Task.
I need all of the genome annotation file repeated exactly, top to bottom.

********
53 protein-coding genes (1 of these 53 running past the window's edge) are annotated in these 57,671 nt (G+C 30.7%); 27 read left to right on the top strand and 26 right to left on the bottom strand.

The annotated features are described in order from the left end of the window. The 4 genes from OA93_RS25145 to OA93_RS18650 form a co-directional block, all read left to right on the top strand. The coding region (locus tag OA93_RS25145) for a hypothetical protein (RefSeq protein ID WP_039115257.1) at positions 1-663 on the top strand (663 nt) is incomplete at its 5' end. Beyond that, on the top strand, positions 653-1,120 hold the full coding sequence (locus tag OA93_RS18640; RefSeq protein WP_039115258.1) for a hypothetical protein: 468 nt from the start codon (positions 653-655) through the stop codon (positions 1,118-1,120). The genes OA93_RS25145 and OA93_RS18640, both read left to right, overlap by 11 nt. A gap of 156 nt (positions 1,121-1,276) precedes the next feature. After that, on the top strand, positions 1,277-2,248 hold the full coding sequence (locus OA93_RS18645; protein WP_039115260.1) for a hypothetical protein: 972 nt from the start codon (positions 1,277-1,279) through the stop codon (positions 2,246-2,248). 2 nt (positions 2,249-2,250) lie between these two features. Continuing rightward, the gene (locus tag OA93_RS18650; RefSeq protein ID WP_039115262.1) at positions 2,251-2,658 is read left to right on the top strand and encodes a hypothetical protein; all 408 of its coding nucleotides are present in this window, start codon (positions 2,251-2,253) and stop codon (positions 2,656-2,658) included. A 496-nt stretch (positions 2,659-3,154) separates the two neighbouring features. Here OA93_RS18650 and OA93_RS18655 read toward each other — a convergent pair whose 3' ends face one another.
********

53 protein-coding genes (1 of these 53 running past the window's edge) are annotated in these 57,671 nt (G+C 30.7%); 27 read left to right on the top strand and 26 right to left on the bottom strand.

The annotated features are described in order from the left end of the window. The 4 genes from OA93_RS25145 to OA93_RS18650 form a co-directional block, all read left to right on the top strand. The coding region (locus tag OA93_RS25145) for a hypothetical protein (RefSeq protein ID WP_039115257.1) at positions 1-663 on the top strand (663 nt) is incomplete at its 5' end. Beyond that, on the top strand, positions 653-1,120 hold the full coding sequence (locus tag OA93_RS18640; RefSeq protein WP_039115258.1) for a hypothetical protein: 468 nt from the start codon (positions 653-655) through the stop codon (positions 1,118-1,120). The genes OA93_RS25145 and OA93_RS18640, both read left to right, overlap by 11 nt. A gap of 156 nt (positions 1,121-1,276) precedes the next feature. After that, on the top strand, positions 1,277-2,248 hold the full coding sequence (locus OA93_RS18645; protein WP_039115260.1) for a hypothetical protein: 972 nt from the start codon (positions 1,277-1,279) through the stop codon (positions 2,246-2,248). 2 nt (positions 2,249-2,250) lie between these two features. Continuing rightward, the gene (locus tag OA93_RS18650; RefSeq protein ID WP_039115262.1) at positions 2,251-2,658 is read left to right on the top strand and encodes a hypothetical protein; all 408 of its coding nucleotides are present in this window, start codon (positions 2,251-2,253) and stop codon (positions 2,656-2,658) included. A 496-nt stretch (positions 2,659-3,154) separates the two neighbouring features. Here OA93_RS18650 and OA93_RS18655 read toward each other — a convergent pair whose 3' ends face one another.